Deep Venous Thrombosis and Medical Malpractice

Deep venous thrombosis is the development of a blood clot in the large, deep veins of the lower leg and thigh. Thrombi can cause tissue injury due to vascular occlusion or distal embolization. However, venous obstruction can be offset by collateral blood vessels. Thrombi can also cause local pain and edema due to the blockage of blood flow. If the clot breaks off and travels through the blood, it is referred to as an embolism. An embolism can become trapped in the brain, lungs, or heart leading to major injury. Pulmonary embolus (PE) is a common complication and life threatening if not treated quickly with anticoagulants. PE presents with shortness of breath, chest pain, and cough with blood in sputum

iStock_000012053156XSmall.jpgDVT can occur with stasis or in hypercoaguable states. It is commonly seen following trauma, surgery, or burns, which contribute to decreased physical activity, damage to vessels, and release of procoagulant substances from tissues. Reduced physical activity causes a decline in the milking action of lower leg muscles and slows venous return. Risk factors for DVT include advanced age, bed rest, immobilization, smoking, birth control pills, family history of blood clots, fractures in the pelvis or legs, giving birth within the last 6 months, heart failure, and obesity.  To prevent DVT, patients should move their legs during long flights or when they are immobile for long periods of time.

Although many DVTs are asymptomatic, they can recur. Some individuals suffer from post-phlebitic syndrome, which involves chronic pain and swelling in the leg. The major symptoms of DVT include changes in a patient’s leg such as redness, increased temperature, pain, and tenderness. Diagnosis is based on the physical exam, which should demonstrate a red, swollen leg. Diagnostic tests include a D-dimer blood test along with other blood tests to check for hypercoagulability such as activated protein C resistance, anti-thrombin III levels, antiphospholipid antibodies, and genetic testing for mutations with a predisposition towards blood clots. Imaging studies of the legs include Doppler ultrasound, plethysmography, and radiography.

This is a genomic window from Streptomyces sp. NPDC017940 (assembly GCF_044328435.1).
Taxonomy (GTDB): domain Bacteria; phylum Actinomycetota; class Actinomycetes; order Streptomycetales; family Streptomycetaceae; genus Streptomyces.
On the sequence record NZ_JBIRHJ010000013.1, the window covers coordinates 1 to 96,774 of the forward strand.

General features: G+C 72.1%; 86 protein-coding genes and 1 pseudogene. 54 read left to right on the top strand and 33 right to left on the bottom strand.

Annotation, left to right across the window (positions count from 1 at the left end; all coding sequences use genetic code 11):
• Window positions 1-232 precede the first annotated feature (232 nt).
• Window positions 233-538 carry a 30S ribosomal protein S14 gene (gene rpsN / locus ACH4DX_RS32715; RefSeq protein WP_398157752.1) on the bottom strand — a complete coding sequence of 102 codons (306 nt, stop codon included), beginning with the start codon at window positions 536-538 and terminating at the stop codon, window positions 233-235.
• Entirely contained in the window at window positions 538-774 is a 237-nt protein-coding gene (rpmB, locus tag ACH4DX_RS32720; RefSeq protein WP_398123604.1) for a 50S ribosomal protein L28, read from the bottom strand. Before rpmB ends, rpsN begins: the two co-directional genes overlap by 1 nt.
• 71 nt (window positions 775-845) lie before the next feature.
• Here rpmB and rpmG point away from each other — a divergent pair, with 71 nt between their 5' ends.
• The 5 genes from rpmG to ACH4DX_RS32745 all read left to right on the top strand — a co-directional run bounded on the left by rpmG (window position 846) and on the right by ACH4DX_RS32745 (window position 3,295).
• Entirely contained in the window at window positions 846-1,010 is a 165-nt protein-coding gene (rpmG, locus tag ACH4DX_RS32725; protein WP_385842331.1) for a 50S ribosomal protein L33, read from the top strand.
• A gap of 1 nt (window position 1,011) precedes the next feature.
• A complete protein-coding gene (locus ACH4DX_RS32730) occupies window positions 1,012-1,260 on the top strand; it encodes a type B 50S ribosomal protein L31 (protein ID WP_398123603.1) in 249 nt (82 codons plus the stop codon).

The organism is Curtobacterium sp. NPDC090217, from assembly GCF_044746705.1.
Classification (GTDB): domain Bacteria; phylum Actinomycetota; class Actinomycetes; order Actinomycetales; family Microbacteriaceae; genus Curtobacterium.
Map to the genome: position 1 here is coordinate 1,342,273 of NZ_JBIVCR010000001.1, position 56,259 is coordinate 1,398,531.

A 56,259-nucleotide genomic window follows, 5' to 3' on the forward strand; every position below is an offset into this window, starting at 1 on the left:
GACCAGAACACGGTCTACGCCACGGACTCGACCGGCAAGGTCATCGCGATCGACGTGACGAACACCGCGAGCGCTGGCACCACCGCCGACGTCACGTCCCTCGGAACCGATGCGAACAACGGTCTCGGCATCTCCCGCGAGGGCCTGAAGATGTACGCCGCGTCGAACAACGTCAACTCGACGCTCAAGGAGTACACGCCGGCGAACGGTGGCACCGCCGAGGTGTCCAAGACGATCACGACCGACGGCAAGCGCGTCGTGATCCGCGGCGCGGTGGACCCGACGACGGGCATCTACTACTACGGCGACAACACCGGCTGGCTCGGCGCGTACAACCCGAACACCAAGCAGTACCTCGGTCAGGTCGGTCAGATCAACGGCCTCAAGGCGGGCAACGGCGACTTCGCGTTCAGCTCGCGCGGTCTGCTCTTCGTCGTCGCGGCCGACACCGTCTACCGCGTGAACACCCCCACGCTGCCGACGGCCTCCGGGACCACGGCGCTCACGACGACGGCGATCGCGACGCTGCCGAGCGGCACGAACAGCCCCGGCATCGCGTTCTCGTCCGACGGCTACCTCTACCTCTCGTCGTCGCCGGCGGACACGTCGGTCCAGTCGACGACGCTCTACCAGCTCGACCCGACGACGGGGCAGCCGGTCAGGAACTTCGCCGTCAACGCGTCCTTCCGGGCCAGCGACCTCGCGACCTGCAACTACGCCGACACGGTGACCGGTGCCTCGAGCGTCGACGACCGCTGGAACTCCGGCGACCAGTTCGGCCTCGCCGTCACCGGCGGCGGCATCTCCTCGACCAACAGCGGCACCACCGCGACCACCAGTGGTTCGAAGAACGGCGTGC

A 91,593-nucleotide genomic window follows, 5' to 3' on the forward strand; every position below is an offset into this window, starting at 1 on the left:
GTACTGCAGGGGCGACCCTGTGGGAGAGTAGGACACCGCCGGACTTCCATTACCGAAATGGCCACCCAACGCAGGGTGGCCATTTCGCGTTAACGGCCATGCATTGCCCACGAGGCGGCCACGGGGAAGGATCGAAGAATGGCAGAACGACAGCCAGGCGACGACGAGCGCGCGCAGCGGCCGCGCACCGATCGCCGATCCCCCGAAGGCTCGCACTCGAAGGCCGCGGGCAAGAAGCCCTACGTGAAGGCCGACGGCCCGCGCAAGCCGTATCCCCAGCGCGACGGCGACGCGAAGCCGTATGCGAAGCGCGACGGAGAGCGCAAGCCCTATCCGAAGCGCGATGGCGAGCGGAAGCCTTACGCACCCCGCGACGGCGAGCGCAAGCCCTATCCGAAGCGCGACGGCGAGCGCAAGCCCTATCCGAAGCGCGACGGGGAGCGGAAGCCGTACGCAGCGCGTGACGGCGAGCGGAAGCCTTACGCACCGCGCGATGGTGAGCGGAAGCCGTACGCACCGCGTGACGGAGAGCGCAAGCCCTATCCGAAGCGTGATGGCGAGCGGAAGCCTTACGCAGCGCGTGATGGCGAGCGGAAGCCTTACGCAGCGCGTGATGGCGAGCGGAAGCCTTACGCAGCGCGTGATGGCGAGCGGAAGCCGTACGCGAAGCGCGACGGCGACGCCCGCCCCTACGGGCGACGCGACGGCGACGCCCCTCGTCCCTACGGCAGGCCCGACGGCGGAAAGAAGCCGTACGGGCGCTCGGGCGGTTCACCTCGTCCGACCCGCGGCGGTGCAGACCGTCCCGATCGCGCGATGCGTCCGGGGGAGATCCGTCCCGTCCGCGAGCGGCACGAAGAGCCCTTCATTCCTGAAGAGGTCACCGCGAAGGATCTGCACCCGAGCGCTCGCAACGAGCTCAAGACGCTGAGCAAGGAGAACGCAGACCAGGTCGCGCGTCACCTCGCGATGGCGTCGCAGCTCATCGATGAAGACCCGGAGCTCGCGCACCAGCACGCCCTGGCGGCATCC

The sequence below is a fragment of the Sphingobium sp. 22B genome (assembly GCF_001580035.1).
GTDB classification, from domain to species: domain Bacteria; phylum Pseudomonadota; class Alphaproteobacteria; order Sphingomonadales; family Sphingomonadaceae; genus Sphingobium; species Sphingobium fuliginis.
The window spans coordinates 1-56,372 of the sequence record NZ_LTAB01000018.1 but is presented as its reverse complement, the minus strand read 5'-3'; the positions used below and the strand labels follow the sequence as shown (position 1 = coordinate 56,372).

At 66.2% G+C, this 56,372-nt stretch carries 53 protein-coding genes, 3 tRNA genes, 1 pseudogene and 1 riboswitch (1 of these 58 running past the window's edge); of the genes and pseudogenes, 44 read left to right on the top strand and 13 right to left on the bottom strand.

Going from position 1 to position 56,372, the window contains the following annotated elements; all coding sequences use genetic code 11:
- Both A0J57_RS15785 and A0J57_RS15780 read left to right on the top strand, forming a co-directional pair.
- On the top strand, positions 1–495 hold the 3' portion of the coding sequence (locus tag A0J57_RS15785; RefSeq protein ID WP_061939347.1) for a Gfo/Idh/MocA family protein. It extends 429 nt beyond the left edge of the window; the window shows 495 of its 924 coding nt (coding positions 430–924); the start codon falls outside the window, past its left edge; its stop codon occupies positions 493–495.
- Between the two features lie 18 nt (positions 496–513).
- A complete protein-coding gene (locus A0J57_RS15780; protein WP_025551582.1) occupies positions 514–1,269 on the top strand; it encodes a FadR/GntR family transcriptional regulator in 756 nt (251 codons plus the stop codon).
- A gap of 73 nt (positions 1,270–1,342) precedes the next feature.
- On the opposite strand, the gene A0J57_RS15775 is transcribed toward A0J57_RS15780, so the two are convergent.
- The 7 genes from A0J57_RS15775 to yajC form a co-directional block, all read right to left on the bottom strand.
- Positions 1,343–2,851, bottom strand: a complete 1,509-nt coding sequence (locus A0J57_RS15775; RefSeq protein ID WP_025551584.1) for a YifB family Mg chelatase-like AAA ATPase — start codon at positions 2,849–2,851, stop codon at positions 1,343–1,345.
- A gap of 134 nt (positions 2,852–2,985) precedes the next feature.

The primary treatment for DVT is anti-coagulants, also known as blood thinners. They prevent the formation of new clots and the growth of old clots. However, they cannot dissolve existing clots. Patients are more likely to bleed on these medications. Heparin is an IV administered anticoagulant given in a hospital setting.  Warfarin (Coumadin) is an oral anticoagulant that takes several days to work; thus, Heparin cannot be stopped until Warfarin is functioning at an effective dose for a minimum of two days. Many patients wear pressure stockings on their legs to improve blood flow and decrease their risk of DVT.  When medications are ineffective, patients may need to undergo surgery. A filter can be placed in the body’s largest vein to prevent thrombi from migrating to the lungs. Also, surgery may be necessary to remove large thrombi.